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United States Patent 3,865,072
Kirkman February 11, 1975

Apparatus for chemically depositing epitaxial layers on semiconductor substrates

Abstract

Apparatus for chemically depositing an epitaxial layer on semiconductor substrates in which the substrates are carried in pockets formed on the exterior wall of a rotating, cylindrical opaque susceptor. Infrared radiant heaters are disposed centrally within the susceptor to project radiant heat onto the inner cylindrical wall of the susceptor. Spaced radially outward from the susceptor and coaxially therewith is a porous, undulated wall. The undulations in the porous wall travel in the circumferential direction. A plenum wall is disposed radially outward from and concentric with the porous undulated wall. The porous undulated wall has micro filtrative capability. Carrier and diluent gases enter the plenum chamber defined by the plenum wall and pass through the porous undulating wall to produce a thorough mixing of the carrier and diluent gases and to provide a highly uniform flow of the carrier and diluent gases. Reactant gases enter through the plenum wall and are discharged by a vertically aligned gas ejection orifices located at the maximum radially outward amplitude of the undulation of the porous reaction wall. As the carrier and diluent gases leave the porous, undulating wall, they encounter the reactant gases to provide a mixture thereof. The mixture of gases contact the exposed surfaces of the rotating substrates, which are heated to the desired reaction temperature through the susceptor, for producing an epitaxial layer on the exposed surfaces of the substrates.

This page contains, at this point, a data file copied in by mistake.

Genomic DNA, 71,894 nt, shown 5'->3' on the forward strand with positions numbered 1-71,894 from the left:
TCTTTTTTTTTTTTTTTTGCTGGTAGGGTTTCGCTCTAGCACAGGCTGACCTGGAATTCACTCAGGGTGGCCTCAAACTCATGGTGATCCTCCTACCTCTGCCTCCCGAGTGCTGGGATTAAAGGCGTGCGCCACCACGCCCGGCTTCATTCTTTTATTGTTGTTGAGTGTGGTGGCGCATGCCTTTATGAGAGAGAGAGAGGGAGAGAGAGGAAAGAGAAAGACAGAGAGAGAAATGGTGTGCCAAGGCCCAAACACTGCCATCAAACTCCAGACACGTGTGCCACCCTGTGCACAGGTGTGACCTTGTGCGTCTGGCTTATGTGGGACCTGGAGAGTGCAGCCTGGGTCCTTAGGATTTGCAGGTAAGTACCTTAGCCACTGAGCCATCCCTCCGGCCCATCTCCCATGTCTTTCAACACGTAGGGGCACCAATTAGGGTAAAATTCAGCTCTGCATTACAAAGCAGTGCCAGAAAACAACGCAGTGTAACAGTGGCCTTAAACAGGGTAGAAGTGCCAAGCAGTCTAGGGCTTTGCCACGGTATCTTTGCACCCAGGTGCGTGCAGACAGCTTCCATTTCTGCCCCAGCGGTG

Inventors: Kirkman; Earl L. (Felton, CA)
Assignee: HLS Industries (Sunnyvale, CA)
Appl. No.: 05/407,569
Filed: October 18, 1973


Current U.S. Class: 118/663 ; 118/725; 118/730
Current International Class: C30B 25/12 (20060101); C30B 25/14 (20060101); C30B 25/08 (20060101); C23c 013/12 ()
Field of Search: 118/4,5,50,50.1,48-49.5,7,8 117/106-107.2,201 148/174,175

References Cited

U.S. Patent Documents
3297501 January 1967 Reisman
3460510 August 1969 Currin
3603284 September 1971 Garnache
3672948 June 1972 Foehring et al.

Other References

western Electric Co. Technical Digest No. 11, "Apparatus for the Deposition of Silicon Nitride" Whitner, R. A. (July 1968) pp. 5,6..

Primary Examiner: Kaplan; Morris
Attorney, Agent or Firm: Wiseman; Jack M.

Claims



I claim:

1. Apparatus for depositing an epitaxial layer on substrates by the chemical vapor deposition of reactant gases and carrier and diluent gases on the exposed surface of the substrates, comprising:

a. an outer wall defining a chamber;

b. a susceptor disposed within said chamber, said susceptor being arranged to support substrates;

c. a porous wall in said chamber disposed in the path of travel of the carrier and diluent gases for mixing the carrier and diluent gases advancing toward said susceptor, said porous wall defining one wall of a reaction chamber and confronting said susceptor;

d. means external to said reaction chamber for conducting carrier and diluent gases toward said porous wall;

e. means for supplying reactant gases to said reaction chamber;

f. conduits in said reaction chamber communicating with said reactant gas supply means and having orifices disposed adjacent the gas-exiting surface of said porous wall for discharging reactant gases to mix with the mixed carrier and diluent gases, said mixed carrier and diluent gases and said reactant gases mix after the mixed carrier and diluent gases advance from the gas-exiting surface of said porous wall to form a mixture of gases contacting the exposed surfaces of the substrates; and